Posted on: January 14, 2020 at 7:37 am

Snails are adorable (most of the time). How can you not love those pouty, pursed lips and antenna eyes? What they lack in speed they make up for in cuteness, and there’s nothing more hilarious than watching a snail eat lettuce and cucumbers. Well, only if it’s a small, harmless, and clean snail. Ok so their cuteness is subjective, but you see what I’m saying. 

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Snails have always been variably sized. Some are as tiny as peanuts while others are as large as ping-pong balls. However, if you didn’t know snails could be as large as little dogs, you’re in or a shock. The larger the size, the less cute they become.

The Giant African Land Snail (Achatina fulica) can grow as long as 20 cm (7.9 inches), as high as 7 cm (2.8 inches) and can live as long a 5 -7 years. These gastropods are native to East Africa, mostly Kenya, Tanzania, Rwanda, and Uganda. They are also found in Asia, mostly in China, Bangladesh, India, Fiji, and then in some Pacific Islands, the Caribbean, and a lot of South America.

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An adult snail weighs about 32 grams and may grow bigger, depending on their diet – which is nearly every plant you can think of. These snails are not selective and are comfortable eating living or dead plant matter. It’s no wonder why they are a serious problem for agriculture.

Dangerously Invasive species

The size and voracity of these species have led to their being classified as an invasive parasite-carrying species, and in many places, they are either banned or regulated [1]. In the United States, Canada, and Australia, it’s completely illegal to own a Giant African Land Snail. 

Along with the yellow ant and brown stink bug, these snails have a spot on the IUCN’s list of 100 most invasive alien species, and they are so resilient it’s nearly impossible to get rid of them [2]. The snails have no natural predators and can lay 5 – 6 clutches per year, with an average of 200 eggs per clutch. They can quickly become vermin if they are not regulated. 

The Giant African Land Snail is an intermediate host for several parasites including Schistosoma manson, Aelurostrongylus abstrusus, and Angiostrongylus cantonensis, among others. This is why Schistosomiasis is also called snail fever. This is a disease caused by parasitic flatworms affecting the urinary tract. It can result in bloody diarrhea, bloody urine, and severe abdominal pain.

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They also transmit harmful parasites to other animals and plants and have an appetite for almost any kind of crop. 

Invading Latin America

In many South American countries such as Brazil and Argentina, the snails have shown a promising future for escargot farming (heliciculture), the practice of raising snails for medication or consumption. The snails ‘trial’ has been used for a moisturizing face cream used in many Latin American countries. However, they’ve remained a huge threat to agriculture and must be controlled. 

In Argentina, Colombia, and Venezuela, the governments have drafted plans to study the snails and restrict their prevalence to protect citizens from the health risks they pose [3]. In Colombia, 42 people have been reported dead from exposure to disease-carrying snails.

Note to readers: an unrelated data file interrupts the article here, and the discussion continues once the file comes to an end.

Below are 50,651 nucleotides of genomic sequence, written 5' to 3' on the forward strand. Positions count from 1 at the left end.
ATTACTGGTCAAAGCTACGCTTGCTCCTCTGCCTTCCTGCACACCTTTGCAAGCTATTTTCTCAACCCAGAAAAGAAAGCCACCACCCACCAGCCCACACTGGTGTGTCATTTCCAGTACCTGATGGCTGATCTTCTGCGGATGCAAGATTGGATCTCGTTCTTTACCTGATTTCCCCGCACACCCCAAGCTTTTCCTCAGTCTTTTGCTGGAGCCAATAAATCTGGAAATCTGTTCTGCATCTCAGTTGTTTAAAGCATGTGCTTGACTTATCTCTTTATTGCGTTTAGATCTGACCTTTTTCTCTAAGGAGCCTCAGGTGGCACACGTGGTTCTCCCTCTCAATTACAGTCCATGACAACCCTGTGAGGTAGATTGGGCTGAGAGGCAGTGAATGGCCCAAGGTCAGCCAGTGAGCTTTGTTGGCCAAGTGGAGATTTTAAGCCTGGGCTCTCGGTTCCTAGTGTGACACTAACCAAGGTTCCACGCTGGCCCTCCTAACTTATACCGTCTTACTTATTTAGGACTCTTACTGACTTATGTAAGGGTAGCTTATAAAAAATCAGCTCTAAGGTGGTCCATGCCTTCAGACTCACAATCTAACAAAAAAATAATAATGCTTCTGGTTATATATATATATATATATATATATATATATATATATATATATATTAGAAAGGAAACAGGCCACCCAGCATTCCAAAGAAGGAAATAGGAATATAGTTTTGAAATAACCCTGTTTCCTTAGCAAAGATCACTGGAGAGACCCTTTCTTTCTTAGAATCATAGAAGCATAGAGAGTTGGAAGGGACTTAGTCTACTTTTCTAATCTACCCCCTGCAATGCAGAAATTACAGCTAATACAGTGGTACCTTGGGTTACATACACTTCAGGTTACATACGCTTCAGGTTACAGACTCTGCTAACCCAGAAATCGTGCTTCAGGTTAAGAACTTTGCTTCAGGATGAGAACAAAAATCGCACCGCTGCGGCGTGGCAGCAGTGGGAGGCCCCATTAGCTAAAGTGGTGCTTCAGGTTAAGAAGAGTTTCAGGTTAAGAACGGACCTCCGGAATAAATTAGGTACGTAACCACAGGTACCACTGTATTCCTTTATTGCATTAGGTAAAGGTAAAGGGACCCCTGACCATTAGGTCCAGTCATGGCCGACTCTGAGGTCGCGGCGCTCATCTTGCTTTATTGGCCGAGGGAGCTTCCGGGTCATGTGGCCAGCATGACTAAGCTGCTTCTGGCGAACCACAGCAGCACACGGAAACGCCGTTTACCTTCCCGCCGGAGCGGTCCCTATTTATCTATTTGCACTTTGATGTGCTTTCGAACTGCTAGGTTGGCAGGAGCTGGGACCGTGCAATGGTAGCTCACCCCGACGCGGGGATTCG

Smuggling the snails as pets – A risky venture creeping through the United States

The snails were thought to have vanished from the U.S. in 1975, but they made a shocking comeback in 2011 and are “rapidly” creeping through the country again, mostly through Florida [4]. They are not a pretty sight and some people have chosen to take them as pets, exposing their homes, children, and other pets to serious risk from the diseases these snails carry.

They are illegally smuggled into the country, mostly by tourists who do not understand how dangerous the species are.  Keeping the snails as pets would not only freak out your neighbors and visitors, but you’re putting your entire home in great danger. For starters, they can crawl all over your vegetables and food items, transmitting dangerous parasites and nematodes that you do not want to ingest.

They can also begin to eat parts of your home when they are hungry, and if they are ever exposed to your garden or potted plants, the rest is history. 

These animals are hermaphroditic, although they prefer to mate the traditional way. However, when there’s a shortage of reproductive partners, they can easy self-fertilize and lay a few hundred eggs in a hidden spot. How do you handle over 200 fast-growing baby snails? 

The Department of Agriculture in Florida and the USDA are warning people to desist from bringing these snails back home. They could earn you a fine or a prison sentence, and who would want to be imprisoned because of a giant, slimy snail? 

  1. Admin. Giant African Land Snail. Snail-world. https://www.snail-world.com/african-giant-snail/. Retrieved 10-01-2020
  2. GLOBAL INVASIVE SPECIES DATABASE. IUCN. http://www.iucngisd.org/gisd/species.php?sc=64. Retrieved 10-01-2020
  3. Admin. Giant African land snails are invading Latin America. Latin American Science. http://latinamericanscience.org/2013/08/giant-african-land-snails-are-invading-latin-america/. Retrieved 10-01-2020
  4. Admin. People Are Buying These Pet Snails That Are The Size Of Small Dogs. Jumble Joy. https://www.jumblejoy.com/dutch-inventor-confirms-ocean-clean-working-great-2. Retrieved 10-01-2020
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Penelope Wilson
Team Writer
Penelope is a writer and health enthusiast with a B.Arts in Language Studies. She is a deeply spiritual person, a relationship expert, a nutrition freak, and a skin-care maverick.

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